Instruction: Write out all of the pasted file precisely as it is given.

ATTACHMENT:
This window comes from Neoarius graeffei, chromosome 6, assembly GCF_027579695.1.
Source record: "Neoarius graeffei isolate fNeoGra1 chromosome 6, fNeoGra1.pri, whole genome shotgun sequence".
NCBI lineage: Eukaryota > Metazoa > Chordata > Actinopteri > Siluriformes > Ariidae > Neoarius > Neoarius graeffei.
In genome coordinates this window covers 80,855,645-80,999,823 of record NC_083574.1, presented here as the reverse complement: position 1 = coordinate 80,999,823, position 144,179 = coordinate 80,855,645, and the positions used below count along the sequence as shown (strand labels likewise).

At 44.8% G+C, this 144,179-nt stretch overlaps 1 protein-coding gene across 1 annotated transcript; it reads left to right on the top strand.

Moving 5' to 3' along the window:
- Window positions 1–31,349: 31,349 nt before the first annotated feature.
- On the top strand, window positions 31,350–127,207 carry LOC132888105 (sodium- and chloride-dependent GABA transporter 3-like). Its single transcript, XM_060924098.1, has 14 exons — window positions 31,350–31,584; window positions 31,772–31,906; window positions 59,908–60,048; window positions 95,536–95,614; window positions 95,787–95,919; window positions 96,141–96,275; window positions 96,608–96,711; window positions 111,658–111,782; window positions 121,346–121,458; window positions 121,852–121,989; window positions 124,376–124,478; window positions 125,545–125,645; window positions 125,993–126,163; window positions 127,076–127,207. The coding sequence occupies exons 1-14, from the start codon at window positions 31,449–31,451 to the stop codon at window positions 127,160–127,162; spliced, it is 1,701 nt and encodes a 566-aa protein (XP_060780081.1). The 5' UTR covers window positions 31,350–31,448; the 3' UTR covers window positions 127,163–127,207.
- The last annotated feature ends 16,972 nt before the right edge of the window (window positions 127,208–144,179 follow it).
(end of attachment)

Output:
This window comes from Neoarius graeffei, chromosome 6, assembly GCF_027579695.1.
Source record: "Neoarius graeffei isolate fNeoGra1 chromosome 6, fNeoGra1.pri, whole genome shotgun sequence".
NCBI lineage: Eukaryota > Metazoa > Chordata > Actinopteri > Siluriformes > Ariidae > Neoarius > Neoarius graeffei.
In genome coordinates this window covers 80,855,645-80,999,823 of record NC_083574.1, presented here as the reverse complement: position 1 = coordinate 80,999,823, position 144,179 = coordinate 80,855,645, and the positions used below count along the sequence as shown (strand labels likewise).

At 44.8% G+C, this 144,179-nt stretch overlaps 1 protein-coding gene across 1 annotated transcript; it reads left to right on the top strand.

Moving 5' to 3' along the window:
- Window positions 1–31,349: 31,349 nt before the first annotated feature.
- On the top strand, window positions 31,350–127,207 carry LOC132888105 (sodium- and chloride-dependent GABA transporter 3-like). Its single transcript, XM_060924098.1, has 14 exons — window positions 31,350–31,584; window positions 31,772–31,906; window positions 59,908–60,048; window positions 95,536–95,614; window positions 95,787–95,919; window positions 96,141–96,275; window positions 96,608–96,711; window positions 111,658–111,782; window positions 121,346–121,458; window positions 121,852–121,989; window positions 124,376–124,478; window positions 125,545–125,645; window positions 125,993–126,163; window positions 127,076–127,207. The coding sequence occupies exons 1-14, from the start codon at window positions 31,449–31,451 to the stop codon at window positions 127,160–127,162; spliced, it is 1,701 nt and encodes a 566-aa protein (XP_060780081.1). The 5' UTR covers window positions 31,350–31,448; the 3' UTR covers window positions 127,163–127,207.
- The last annotated feature ends 16,972 nt before the right edge of the window (window positions 127,208–144,179 follow it).